Payment App Users Targeted in Phishing and Social Engineering Campaigns, FBI Warns

Malicious actors are trying to deceive individuals living in the US using digital payment apps into making instant transfers of money in social engineering operations involving text messages that contain bogus bank fraud notifications, the FBI says.

How Does the Scam Work?

As per the warning issued yesterday by the Federal Bureau, once the targets answer the message, the attackers then call from a number that seems to match the financial institution’s genuine 1-800 support number.

Under the pretext of reversing the fake money transfer, victims are swindled into sending payment to bank accounts under the control of the cyber actors.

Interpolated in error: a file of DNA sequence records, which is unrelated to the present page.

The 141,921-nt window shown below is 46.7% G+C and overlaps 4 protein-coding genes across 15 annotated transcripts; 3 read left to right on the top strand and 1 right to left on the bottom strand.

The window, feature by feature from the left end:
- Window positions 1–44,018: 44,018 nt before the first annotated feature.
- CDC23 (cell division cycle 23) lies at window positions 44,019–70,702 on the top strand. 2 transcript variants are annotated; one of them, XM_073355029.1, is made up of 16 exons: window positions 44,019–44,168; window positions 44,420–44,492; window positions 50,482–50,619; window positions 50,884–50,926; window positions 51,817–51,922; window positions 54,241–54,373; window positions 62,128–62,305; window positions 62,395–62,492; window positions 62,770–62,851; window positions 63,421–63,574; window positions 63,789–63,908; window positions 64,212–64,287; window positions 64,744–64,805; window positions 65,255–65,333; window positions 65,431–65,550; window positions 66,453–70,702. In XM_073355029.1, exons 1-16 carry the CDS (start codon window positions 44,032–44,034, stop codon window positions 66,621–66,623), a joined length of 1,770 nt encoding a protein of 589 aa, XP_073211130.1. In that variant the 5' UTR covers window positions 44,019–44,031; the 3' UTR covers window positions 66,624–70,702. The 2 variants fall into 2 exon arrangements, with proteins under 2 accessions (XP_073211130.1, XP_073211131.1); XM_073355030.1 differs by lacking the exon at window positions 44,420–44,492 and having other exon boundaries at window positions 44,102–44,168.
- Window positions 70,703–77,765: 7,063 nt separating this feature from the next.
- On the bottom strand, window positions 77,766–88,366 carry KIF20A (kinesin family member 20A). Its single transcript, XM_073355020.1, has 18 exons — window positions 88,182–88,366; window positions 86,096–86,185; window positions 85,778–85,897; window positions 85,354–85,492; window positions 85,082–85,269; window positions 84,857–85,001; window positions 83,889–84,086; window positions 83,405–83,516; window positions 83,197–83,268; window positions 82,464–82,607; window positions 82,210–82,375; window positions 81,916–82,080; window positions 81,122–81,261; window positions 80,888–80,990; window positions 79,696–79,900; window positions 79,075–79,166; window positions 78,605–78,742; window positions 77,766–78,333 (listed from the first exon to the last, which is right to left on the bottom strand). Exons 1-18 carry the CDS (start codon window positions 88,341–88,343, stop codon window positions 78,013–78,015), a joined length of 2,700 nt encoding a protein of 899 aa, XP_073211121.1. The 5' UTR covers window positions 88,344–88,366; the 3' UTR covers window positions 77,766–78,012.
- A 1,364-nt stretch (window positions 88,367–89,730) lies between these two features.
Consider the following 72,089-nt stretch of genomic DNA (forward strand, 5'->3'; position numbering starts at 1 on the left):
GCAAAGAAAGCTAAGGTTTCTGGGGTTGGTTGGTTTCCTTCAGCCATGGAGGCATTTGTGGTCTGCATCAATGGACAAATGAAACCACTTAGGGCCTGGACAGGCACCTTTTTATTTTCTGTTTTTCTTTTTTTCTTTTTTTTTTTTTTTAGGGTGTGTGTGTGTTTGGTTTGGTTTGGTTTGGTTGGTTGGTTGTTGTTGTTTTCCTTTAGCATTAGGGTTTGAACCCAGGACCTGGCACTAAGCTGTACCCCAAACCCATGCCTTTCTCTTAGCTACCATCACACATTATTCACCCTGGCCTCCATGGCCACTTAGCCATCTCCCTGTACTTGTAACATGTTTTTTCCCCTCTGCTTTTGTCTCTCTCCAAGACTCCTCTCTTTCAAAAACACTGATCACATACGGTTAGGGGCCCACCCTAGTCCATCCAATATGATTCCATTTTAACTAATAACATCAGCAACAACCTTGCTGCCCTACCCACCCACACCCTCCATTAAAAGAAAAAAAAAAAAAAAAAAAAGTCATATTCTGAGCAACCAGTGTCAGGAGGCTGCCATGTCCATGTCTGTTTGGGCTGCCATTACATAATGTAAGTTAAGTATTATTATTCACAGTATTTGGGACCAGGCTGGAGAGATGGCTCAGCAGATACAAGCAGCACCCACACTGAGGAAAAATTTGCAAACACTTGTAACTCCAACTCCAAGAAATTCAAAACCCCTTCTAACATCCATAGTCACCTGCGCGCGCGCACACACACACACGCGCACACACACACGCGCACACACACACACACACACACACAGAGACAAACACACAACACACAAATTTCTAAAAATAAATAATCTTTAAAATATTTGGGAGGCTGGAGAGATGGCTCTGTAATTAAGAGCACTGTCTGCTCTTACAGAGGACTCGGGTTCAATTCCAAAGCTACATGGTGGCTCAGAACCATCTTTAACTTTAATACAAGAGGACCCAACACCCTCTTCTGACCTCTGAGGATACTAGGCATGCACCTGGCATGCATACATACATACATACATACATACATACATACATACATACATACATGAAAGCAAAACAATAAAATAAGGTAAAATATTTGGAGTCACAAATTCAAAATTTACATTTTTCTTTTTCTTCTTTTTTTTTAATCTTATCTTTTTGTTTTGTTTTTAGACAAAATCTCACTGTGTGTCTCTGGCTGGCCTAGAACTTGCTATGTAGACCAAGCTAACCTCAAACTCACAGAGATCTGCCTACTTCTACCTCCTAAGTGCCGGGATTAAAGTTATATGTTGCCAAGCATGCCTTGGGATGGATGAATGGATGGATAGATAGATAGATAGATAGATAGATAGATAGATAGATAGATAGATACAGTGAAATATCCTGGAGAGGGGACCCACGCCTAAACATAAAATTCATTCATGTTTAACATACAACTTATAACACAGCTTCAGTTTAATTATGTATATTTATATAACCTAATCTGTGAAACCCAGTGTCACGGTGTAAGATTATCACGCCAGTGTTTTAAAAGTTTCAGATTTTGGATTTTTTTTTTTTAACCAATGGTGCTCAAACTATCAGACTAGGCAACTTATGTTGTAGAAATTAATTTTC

The phony fraud alerts mention the payment amount and bank names and instruct the recipients to confirm if they attempted to make large-scale instant payments.

According to the FBI, the payment amount and financial institution name vary from victim to victim. If customers reply to the phishing message with “No,” a follow-up message is sent:

Our fraud specialist will be contacting you shortly.


The attackers, who usually speak English without an accent, then contact the victim using a phone number that appears to be the bank’s authentic 1-800 support number, claiming to be from the fraud department.

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